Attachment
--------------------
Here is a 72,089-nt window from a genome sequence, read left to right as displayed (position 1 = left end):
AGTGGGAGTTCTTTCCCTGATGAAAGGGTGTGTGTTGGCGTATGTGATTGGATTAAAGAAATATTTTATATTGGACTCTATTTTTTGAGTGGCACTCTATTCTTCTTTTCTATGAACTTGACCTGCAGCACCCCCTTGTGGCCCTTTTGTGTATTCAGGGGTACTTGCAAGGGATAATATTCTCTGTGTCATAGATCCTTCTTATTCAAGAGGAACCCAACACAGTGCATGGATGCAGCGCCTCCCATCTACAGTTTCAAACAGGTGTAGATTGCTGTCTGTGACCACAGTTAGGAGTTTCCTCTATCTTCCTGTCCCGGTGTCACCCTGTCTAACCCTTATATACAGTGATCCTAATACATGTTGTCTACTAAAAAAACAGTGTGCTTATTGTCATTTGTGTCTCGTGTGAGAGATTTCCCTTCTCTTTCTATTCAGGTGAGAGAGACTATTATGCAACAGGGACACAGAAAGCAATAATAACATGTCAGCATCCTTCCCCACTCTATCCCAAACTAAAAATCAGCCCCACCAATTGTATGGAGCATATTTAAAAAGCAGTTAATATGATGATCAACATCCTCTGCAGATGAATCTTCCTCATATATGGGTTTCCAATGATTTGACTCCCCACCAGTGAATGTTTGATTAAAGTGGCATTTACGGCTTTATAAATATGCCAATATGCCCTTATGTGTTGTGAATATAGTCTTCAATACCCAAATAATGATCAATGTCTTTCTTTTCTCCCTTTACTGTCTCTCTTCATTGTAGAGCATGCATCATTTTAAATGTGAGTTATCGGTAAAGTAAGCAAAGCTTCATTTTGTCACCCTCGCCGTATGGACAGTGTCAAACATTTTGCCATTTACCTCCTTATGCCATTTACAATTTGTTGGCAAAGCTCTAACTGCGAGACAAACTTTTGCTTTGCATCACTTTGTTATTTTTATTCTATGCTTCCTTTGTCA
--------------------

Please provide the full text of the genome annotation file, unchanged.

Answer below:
Here is a 72,089-nt window from a genome sequence, read left to right as displayed (position 1 = left end):
AGTGGGAGTTCTTTCCCTGATGAAAGGGTGTGTGTTGGCGTATGTGATTGGATTAAAGAAATATTTTATATTGGACTCTATTTTTTGAGTGGCACTCTATTCTTCTTTTCTATGAACTTGACCTGCAGCACCCCCTTGTGGCCCTTTTGTGTATTCAGGGGTACTTGCAAGGGATAATATTCTCTGTGTCATAGATCCTTCTTATTCAAGAGGAACCCAACACAGTGCATGGATGCAGCGCCTCCCATCTACAGTTTCAAACAGGTGTAGATTGCTGTCTGTGACCACAGTTAGGAGTTTCCTCTATCTTCCTGTCCCGGTGTCACCCTGTCTAACCCTTATATACAGTGATCCTAATACATGTTGTCTACTAAAAAAACAGTGTGCTTATTGTCATTTGTGTCTCGTGTGAGAGATTTCCCTTCTCTTTCTATTCAGGTGAGAGAGACTATTATGCAACAGGGACACAGAAAGCAATAATAACATGTCAGCATCCTTCCCCACTCTATCCCAAACTAAAAATCAGCCCCACCAATTGTATGGAGCATATTTAAAAAGCAGTTAATATGATGATCAACATCCTCTGCAGATGAATCTTCCTCATATATGGGTTTCCAATGATTTGACTCCCCACCAGTGAATGTTTGATTAAAGTGGCATTTACGGCTTTATAAATATGCCAATATGCCCTTATGTGTTGTGAATATAGTCTTCAATACCCAAATAATGATCAATGTCTTTCTTTTCTCCCTTTACTGTCTCTCTTCATTGTAGAGCATGCATCATTTTAAATGTGAGTTATCGGTAAAGTAAGCAAAGCTTCATTTTGTCACCCTCGCCGTATGGACAGTGTCAAACATTTTGCCATTTACCTCCTTATGCCATTTACAATTTGTTGGCAAAGCTCTAACTGCGAGACAAACTTTTGCTTTGCATCACTTTGTTATTTTTATTCTATGCTTCCTTTGTCA